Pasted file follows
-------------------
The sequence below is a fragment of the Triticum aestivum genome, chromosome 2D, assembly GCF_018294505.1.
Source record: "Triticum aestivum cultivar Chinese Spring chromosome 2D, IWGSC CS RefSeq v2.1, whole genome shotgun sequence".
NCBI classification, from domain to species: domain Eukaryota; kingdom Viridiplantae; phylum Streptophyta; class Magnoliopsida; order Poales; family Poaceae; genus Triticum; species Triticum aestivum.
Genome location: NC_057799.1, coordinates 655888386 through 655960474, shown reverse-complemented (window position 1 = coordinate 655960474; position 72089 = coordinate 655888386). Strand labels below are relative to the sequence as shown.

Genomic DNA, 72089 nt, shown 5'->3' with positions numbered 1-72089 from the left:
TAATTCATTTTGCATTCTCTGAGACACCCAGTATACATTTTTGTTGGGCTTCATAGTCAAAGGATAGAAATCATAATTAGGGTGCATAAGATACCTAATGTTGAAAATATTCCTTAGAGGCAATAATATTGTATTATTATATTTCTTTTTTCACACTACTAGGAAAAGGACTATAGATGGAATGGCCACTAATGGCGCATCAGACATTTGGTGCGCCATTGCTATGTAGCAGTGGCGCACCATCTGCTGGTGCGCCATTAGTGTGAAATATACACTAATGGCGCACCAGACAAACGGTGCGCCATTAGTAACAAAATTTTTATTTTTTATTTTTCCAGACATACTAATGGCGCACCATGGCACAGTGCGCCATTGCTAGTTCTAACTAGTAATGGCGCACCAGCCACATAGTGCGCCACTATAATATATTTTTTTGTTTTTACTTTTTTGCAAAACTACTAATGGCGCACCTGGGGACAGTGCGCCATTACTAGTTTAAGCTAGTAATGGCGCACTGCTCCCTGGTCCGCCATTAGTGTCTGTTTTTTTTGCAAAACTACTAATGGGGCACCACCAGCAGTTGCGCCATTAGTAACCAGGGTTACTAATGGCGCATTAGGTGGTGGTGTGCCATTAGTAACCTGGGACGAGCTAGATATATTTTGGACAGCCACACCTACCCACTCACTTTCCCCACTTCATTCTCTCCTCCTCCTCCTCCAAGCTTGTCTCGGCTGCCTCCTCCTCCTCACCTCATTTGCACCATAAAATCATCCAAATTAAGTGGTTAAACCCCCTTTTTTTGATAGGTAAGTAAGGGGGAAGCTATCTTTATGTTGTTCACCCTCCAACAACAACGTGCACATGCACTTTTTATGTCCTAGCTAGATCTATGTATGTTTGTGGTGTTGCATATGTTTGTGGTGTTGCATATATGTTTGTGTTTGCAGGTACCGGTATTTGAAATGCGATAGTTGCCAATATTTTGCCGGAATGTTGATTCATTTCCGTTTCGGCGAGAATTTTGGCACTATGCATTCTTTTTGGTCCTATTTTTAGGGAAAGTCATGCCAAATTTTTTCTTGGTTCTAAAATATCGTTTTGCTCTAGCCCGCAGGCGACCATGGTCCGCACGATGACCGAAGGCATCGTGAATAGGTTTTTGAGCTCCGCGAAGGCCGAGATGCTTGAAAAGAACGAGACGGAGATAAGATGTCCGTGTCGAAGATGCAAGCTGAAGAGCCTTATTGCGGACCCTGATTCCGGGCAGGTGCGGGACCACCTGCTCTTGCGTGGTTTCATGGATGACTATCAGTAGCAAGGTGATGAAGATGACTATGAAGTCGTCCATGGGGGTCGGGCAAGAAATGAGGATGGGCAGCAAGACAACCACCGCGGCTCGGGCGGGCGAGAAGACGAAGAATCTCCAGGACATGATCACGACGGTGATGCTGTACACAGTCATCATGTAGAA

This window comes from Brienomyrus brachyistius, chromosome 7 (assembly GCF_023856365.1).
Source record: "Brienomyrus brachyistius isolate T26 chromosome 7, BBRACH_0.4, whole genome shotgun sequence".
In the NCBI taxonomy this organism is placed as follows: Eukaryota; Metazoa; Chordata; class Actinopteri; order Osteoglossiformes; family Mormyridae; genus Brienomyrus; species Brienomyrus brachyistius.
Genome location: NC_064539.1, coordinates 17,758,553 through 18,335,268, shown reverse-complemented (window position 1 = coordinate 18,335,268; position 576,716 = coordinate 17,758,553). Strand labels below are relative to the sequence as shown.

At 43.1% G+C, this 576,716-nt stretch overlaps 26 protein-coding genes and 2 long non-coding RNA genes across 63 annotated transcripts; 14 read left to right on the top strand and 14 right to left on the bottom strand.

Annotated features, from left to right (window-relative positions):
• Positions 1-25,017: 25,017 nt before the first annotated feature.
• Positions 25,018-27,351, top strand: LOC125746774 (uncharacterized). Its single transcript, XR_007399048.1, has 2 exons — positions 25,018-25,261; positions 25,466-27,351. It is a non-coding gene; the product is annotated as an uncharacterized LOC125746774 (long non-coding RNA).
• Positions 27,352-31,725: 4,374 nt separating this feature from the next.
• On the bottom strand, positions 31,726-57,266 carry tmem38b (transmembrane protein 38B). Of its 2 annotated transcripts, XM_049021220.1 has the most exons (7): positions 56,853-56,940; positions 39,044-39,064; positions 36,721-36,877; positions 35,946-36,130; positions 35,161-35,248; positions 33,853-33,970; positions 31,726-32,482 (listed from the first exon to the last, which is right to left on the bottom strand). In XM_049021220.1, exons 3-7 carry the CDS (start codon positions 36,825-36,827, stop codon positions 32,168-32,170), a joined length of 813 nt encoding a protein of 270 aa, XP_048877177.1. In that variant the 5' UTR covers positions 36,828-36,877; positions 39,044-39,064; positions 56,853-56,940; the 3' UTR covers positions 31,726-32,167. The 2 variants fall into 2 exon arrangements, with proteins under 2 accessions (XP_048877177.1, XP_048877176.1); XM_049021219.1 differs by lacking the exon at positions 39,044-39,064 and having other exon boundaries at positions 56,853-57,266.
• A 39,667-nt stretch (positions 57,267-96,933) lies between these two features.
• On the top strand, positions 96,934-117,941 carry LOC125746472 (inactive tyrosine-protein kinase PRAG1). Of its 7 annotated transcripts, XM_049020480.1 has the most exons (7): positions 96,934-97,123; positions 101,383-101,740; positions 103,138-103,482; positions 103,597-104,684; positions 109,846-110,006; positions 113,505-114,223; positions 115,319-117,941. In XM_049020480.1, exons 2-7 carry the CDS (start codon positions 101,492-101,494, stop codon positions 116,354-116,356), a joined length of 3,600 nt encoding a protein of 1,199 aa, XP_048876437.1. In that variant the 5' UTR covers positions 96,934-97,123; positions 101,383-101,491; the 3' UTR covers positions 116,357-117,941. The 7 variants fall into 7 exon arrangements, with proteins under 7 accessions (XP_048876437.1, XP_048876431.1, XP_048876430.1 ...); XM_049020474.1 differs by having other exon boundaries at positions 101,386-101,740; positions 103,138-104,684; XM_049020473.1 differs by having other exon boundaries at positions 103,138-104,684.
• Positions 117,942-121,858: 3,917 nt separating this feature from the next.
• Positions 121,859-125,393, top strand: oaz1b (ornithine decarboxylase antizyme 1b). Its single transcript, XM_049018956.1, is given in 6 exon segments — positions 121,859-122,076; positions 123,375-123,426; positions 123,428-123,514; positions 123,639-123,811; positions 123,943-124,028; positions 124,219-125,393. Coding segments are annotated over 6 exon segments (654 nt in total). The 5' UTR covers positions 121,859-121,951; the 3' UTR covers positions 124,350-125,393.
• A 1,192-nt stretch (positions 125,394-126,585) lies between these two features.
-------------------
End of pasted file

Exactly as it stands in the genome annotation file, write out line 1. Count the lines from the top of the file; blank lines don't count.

The sequence below is a fragment of the Triticum aestivum genome, chromosome 2D, assembly GCF_018294505.1.